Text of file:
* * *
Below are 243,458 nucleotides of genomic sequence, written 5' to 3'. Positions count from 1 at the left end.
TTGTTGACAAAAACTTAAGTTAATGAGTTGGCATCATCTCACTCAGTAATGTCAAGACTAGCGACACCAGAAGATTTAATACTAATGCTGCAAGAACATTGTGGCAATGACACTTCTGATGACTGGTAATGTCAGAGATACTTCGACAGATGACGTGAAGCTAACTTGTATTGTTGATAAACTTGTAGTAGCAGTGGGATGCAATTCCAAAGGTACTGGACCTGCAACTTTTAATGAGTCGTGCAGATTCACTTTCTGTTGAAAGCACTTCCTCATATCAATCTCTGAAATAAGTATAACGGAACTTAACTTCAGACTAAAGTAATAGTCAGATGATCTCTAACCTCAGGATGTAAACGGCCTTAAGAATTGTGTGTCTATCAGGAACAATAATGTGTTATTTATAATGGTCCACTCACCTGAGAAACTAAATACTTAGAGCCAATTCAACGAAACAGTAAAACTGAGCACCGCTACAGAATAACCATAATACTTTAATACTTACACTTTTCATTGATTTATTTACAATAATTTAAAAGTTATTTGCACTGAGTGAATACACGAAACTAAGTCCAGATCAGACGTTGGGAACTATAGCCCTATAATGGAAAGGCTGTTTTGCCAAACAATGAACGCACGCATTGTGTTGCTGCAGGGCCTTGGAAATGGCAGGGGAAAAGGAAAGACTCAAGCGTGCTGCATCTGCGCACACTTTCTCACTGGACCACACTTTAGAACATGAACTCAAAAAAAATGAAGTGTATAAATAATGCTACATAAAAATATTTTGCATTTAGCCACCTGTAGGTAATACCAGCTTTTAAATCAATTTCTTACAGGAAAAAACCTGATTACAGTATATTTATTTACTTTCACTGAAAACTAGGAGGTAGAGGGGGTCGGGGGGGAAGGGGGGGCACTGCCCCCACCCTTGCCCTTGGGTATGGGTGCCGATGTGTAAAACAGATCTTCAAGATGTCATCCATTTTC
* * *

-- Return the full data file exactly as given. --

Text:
Below are 243,458 nucleotides of genomic sequence, written 5' to 3'. Positions count from 1 at the left end.
TTGTTGACAAAAACTTAAGTTAATGAGTTGGCATCATCTCACTCAGTAATGTCAAGACTAGCGACACCAGAAGATTTAATACTAATGCTGCAAGAACATTGTGGCAATGACACTTCTGATGACTGGTAATGTCAGAGATACTTCGACAGATGACGTGAAGCTAACTTGTATTGTTGATAAACTTGTAGTAGCAGTGGGATGCAATTCCAAAGGTACTGGACCTGCAACTTTTAATGAGTCGTGCAGATTCACTTTCTGTTGAAAGCACTTCCTCATATCAATCTCTGAAATAAGTATAACGGAACTTAACTTCAGACTAAAGTAATAGTCAGATGATCTCTAACCTCAGGATGTAAACGGCCTTAAGAATTGTGTGTCTATCAGGAACAATAATGTGTTATTTATAATGGTCCACTCACCTGAGAAACTAAATACTTAGAGCCAATTCAACGAAACAGTAAAACTGAGCACCGCTACAGAATAACCATAATACTTTAATACTTACACTTTTCATTGATTTATTTACAATAATTTAAAAGTTATTTGCACTGAGTGAATACACGAAACTAAGTCCAGATCAGACGTTGGGAACTATAGCCCTATAATGGAAAGGCTGTTTTGCCAAACAATGAACGCACGCATTGTGTTGCTGCAGGGCCTTGGAAATGGCAGGGGAAAAGGAAAGACTCAAGCGTGCTGCATCTGCGCACACTTTCTCACTGGACCACACTTTAGAACATGAACTCAAAAAAAATGAAGTGTATAAATAATGCTACATAAAAATATTTTGCATTTAGCCACCTGTAGGTAATACCAGCTTTTAAATCAATTTCTTACAGGAAAAAACCTGATTACAGTATATTTATTTACTTTCACTGAAAACTAGGAGGTAGAGGGGGTCGGGGGGGAAGGGGGGGCACTGCCCCCACCCTTGCCCTTGGGTATGGGTGCCGATGTGTAAAACAGATCTTCAAGATGTCATCCATTTTC